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People Top 5
LAST UPDATE: Tuesday February 10, 2015 01:10PM EST
PEOPLE Top 5 are the most-viewed stories on the site over the past three days, updated every 60 minutes
- August 12, 2002
- Vol. 58
- No. 7
Picks and Pans Main: Song
Album of the week
Beth Orton is adrift in a time warp: Her programmed beats and elliptical lyrics are as current as tomorrow's newspaper. Like all hipsters these days, she's also stuck in the '70s—though in her case it's the 1870s.
Or at least its instruments. Summoning muted orchestrations of violins, cellos and brass, the English singer-songwriter is moving further from her Joni-Mitchell-meets-the-Chemical-Brothers roots. The irreplaceable instrument is Orton's pretty, gritty voice, which brings to mind Sarah McLachlan if she lost her kitten and stayed up for a week.
At times this lush chamber pop wallows in gorgeous melancholy; it could use more of the throbbing urgency of Orton's 1999 track "Stolen Car." More often, though, as on the title tune, with its funky electrogroove and lively percussion, there is a darkly alluring glow. An acquired taste? Acquire away.
Bottom Line: Brainy music for a rainy day
Darius Rucker (Hidden Beach)
He never much liked being called Hootie, and now he doesn't sound like he ever swam in the same pond as the Blowfish. For his surprising solo debut, Rucker largely forgoes the jamming blues-rock of his longtime band (which he still fronts) in favor of neo-soulful pop tinged with jazz, folk, gospel and classic R & B. (Perhaps that's why Atlantic Records, which last year was supposed to release this disc, decided to pass instead.)
The new Rucker even calls on Jill Scott's production posse, A Touch of Jazz, for five tracks, including a sexy-cool duet with Scott herself. Other R & B collaborators include Ryan Toby from City High, Jimmy Cozier and Musiq, who sings backup on the shimmering, Seal-esque "Exodus." However, Rucker could have done without bringing in gangsta rapper Snoop Dogg for his unconvincing (and unnecessary) hip-hop turn, "Sleeping in My Bed." Despite this and a few other missteps—including an uninspired contemporary Christian number preceded by an a cappella bit of "Amazing Grace"—give Rucker credit for at least temporarily moving beyond that Hootie sound.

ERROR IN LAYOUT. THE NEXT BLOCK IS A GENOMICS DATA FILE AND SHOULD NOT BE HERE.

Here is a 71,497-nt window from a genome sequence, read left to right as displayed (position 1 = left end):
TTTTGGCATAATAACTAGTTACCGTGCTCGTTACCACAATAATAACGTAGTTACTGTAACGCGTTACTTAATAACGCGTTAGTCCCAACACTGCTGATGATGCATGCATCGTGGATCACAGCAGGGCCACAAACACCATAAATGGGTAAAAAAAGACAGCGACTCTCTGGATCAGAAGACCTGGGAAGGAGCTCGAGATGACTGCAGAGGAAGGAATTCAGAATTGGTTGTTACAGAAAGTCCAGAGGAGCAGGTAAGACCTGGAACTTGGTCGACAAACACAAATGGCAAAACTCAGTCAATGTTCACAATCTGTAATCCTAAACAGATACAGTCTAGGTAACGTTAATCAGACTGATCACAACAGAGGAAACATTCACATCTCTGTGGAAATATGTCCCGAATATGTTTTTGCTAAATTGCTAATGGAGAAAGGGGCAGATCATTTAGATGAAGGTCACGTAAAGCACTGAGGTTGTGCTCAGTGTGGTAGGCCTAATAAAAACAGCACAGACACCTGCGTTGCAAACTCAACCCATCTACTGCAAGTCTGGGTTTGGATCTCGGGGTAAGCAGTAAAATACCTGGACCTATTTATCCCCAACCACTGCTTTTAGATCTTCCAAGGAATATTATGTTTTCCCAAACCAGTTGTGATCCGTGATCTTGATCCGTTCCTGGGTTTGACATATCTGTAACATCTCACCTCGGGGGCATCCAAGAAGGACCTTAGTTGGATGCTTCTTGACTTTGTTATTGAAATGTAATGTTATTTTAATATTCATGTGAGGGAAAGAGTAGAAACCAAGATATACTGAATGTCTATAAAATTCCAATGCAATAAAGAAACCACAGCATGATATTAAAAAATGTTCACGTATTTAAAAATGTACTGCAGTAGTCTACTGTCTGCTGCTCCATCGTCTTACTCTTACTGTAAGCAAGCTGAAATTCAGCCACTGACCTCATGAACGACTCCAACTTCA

Bottom Line: A respectable soul-o effort
The Charlie Daniels Band (Blue Hat)
On his band's latest album, which he dedicates to those "who wear the uniform of the United States of America," Daniels is as much a flag-waver as a fiddler. He even closes this disc with an admirably understated instrumental rendition of "The Star Spangled Banner," featuring just his violin and Bruce Brown's acoustic guitar. The Nashville vet also sings the nation's praises on the Sept. 11-themed "The Last Fallen Hero": "Lead on red, white and blue/ And we will follow you until we win the final victory." Still, Daniels is at his best when he and his band forget the politics and just jam on frivolously fun tracks such as the energetic neo-Western swing tune "Rock This Joint," which should do just that.
Bottom Line: Patriotic country
Last year it was Alicia Keys; this year record-company impresario Clive Davis has had the publicity machine working overtime for Lamya: Spin magazine declared her one of six new artists to watch five months before her debut. So does this pop diva-in-training live up to the hype? Yes and no. Lamya, 28, who cowrote all but one tune, is a talent, possessing an ethereal, classically trained voice that soars effortlessly over music ranging from light, chilled-out hip hop to dramatic orchestral arrangements. The singer, who is of Omani descent, also embraces Middle Eastern influences on sumptuous songs such as "Splitting Atoms," which is laden with sitar and tablas. Though all of this sounds impressive, it lacks real passion, as Lamya holds the listener at a cool distance. (Her oblique lyrics and stylized delivery don't help.) She could learn from Keys's emotive example.
Bottom Line: Room for improvement
Marie Sisters (Republic/Universal)
Misery never sounded so good as it does on the Maries' debut single, "Real Bad Mood," a lively, sensual tune written by singer Leslie Satcher that is destined to be a standard. Happily, it is far from the only strong track on this first album by country-singing siblings Chaz and Kessie Marie.
The pair, who hail from the Dallas area, also benefit from material by Richard Marx, who cowrote two songs, and Brian McKnight, whose romantic "Still" is more affecting here than on McKnight's overwrought original. This is one sister act that you shouldn't miss.
Bottom Line: Mighty Maries
- Kyle Smith,
- Chuck Arnold,
- Ralph Novak.
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